Post the 2008 recession, when the rest of the world was reducing its international investments, China’s counter-cyclical strategic investment across several countries surged as it quietly started embedding its military capabilities in its infrastructure assets across countries. Though China claims its drivers for the investment in infrastructure assets hinge around economic and energy security, an eventual set up of military outposts in various infrastructural investments is inevitable. This is already underway with naval berthing and docking facilities in Seychelles, Sri Lanka and Gwadar.
A purely economic enterprise like OBOR, therefore, cannot escape its own militarisation; which raises the question if China can sustain OBOR militarily. The US decline as the global hegemon, for one thing, is not as pronounced as Beijing would have liked. Despite growing fiscal problems and domestic upheavals, America still has the naval power that China does not.
China’s lack of maritime dominance in the wider-Eurasian seas bears further emphasis. Historically, economic hegemony has been an inevitable result of naval hegemony: it has always been the most powerful maritime powers, which have ruled the space of global trade. The decline of the Dutch as an economic superpower prior to the industrial era is attributed to the security challenges its merchant vessel faced vis-à-vis Britain’s success in exploiting the sea-lanes with its superior navy. Later, the British acceded that position to the Americans. However, China’s current weak naval power alone may not be able to match the American advantage as the US air wings on the carrier are vastly more capable than China’s.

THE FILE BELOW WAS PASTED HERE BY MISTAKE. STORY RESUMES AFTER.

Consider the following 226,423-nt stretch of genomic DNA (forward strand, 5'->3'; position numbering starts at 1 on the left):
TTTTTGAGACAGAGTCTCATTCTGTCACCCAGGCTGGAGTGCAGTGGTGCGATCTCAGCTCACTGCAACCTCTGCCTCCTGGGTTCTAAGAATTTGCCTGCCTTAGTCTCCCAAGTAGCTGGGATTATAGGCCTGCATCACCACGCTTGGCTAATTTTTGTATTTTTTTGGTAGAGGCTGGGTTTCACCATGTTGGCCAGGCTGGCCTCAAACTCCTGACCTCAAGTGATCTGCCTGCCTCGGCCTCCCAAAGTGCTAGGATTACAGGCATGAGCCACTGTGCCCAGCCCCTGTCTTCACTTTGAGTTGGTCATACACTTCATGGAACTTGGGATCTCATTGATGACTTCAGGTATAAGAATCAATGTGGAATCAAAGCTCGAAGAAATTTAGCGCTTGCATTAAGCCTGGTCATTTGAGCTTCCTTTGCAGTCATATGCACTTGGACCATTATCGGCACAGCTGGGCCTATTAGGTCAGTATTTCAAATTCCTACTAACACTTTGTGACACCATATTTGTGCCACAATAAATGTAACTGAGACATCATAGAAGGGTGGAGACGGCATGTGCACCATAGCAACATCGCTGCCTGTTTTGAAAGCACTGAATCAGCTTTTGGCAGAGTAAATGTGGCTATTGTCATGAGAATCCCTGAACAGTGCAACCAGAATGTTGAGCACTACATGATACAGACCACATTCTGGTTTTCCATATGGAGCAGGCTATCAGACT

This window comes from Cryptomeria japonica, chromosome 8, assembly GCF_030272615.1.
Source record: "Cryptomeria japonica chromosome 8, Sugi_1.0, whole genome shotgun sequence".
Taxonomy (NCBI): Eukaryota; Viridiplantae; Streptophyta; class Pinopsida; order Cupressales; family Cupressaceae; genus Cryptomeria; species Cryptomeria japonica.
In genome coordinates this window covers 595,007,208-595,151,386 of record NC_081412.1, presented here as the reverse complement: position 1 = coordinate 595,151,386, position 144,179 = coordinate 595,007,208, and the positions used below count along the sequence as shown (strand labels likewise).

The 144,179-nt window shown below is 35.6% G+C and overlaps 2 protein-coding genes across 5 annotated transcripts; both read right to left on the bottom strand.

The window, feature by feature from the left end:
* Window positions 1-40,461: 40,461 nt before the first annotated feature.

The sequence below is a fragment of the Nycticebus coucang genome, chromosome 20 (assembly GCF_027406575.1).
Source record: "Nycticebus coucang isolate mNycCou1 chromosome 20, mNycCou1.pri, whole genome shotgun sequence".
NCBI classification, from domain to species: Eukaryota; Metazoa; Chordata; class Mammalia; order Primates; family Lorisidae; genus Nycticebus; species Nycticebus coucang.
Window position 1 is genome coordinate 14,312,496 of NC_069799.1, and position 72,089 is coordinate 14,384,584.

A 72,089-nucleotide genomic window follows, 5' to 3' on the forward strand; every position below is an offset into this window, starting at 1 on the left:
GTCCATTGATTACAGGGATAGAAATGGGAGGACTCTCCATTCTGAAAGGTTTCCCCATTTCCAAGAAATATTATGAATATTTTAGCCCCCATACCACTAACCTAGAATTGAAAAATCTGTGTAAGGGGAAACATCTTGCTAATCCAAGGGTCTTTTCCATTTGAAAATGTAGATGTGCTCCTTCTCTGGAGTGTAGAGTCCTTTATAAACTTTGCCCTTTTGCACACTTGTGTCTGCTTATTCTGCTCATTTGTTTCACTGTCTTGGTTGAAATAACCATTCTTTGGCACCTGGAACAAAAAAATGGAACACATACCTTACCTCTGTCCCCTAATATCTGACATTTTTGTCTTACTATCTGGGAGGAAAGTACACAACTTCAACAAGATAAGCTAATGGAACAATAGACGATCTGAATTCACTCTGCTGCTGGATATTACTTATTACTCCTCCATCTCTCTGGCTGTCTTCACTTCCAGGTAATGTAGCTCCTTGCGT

But such maritime powers also establish their hegemony through what Gramsci called the ‘co-option’ of others: by building strong maritime coalitions. Here again, China lags far behind. China is geographically at a disadvantage compared to the US due to its comparatively limited access to water – it is essentially a continental power. Most of China is surrounded by land and, taking Eurasia as a continental alternative, the geographical limitations of the region come in the way of a strong naval coalition. The southern parts of Eurasia — the countries of South East Asia and the Middle East — have disparate geography limited by mountains, deserts and not very navigable waterways.
India-Pakistan coalition is not visible in the near future nor is the Ganges basin navigable. This then leaves only the countries in the North European Plain, the Eurasian steppe and the Yellow River basin as candidates for meaningful coalition. However, though the Northern European Plain and the Eurasian Steppe are adjacent, they have no warm water navigable waterways connecting them among themselves or the Yellow River Basin to make a strong naval coalition possible at this juncture.